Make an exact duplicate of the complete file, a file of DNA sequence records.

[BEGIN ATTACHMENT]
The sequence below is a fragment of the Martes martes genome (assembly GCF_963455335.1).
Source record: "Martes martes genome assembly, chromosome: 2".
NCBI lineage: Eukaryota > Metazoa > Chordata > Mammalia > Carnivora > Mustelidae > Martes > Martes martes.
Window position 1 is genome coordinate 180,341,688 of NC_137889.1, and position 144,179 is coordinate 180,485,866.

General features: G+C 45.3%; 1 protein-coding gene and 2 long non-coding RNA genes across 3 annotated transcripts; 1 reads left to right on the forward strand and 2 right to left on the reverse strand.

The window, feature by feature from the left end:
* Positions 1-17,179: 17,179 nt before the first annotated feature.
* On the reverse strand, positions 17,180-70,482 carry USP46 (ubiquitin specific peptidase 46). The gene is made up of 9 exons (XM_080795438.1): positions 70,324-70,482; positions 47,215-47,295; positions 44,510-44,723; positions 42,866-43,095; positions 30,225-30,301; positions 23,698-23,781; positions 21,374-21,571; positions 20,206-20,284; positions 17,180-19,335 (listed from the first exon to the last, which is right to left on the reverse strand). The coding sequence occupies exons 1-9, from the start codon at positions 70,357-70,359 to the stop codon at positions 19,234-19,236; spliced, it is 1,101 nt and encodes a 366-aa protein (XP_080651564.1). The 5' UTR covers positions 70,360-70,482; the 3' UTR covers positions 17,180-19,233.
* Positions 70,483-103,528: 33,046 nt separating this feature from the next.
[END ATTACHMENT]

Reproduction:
The sequence below is a fragment of the Martes martes genome (assembly GCF_963455335.1).
Source record: "Martes martes genome assembly, chromosome: 2".
NCBI lineage: Eukaryota > Metazoa > Chordata > Mammalia > Carnivora > Mustelidae > Martes > Martes martes.
Window position 1 is genome coordinate 180,341,688 of NC_137889.1, and position 144,179 is coordinate 180,485,866.

General features: G+C 45.3%; 1 protein-coding gene and 2 long non-coding RNA genes across 3 annotated transcripts; 1 reads left to right on the forward strand and 2 right to left on the reverse strand.

The window, feature by feature from the left end:
* Positions 1-17,179: 17,179 nt before the first annotated feature.
* On the reverse strand, positions 17,180-70,482 carry USP46 (ubiquitin specific peptidase 46). The gene is made up of 9 exons (XM_080795438.1): positions 70,324-70,482; positions 47,215-47,295; positions 44,510-44,723; positions 42,866-43,095; positions 30,225-30,301; positions 23,698-23,781; positions 21,374-21,571; positions 20,206-20,284; positions 17,180-19,335 (listed from the first exon to the last, which is right to left on the reverse strand). The coding sequence occupies exons 1-9, from the start codon at positions 70,357-70,359 to the stop codon at positions 19,234-19,236; spliced, it is 1,101 nt and encodes a 366-aa protein (XP_080651564.1). The 5' UTR covers positions 70,360-70,482; the 3' UTR covers positions 17,180-19,233.
* Positions 70,483-103,528: 33,046 nt separating this feature from the next.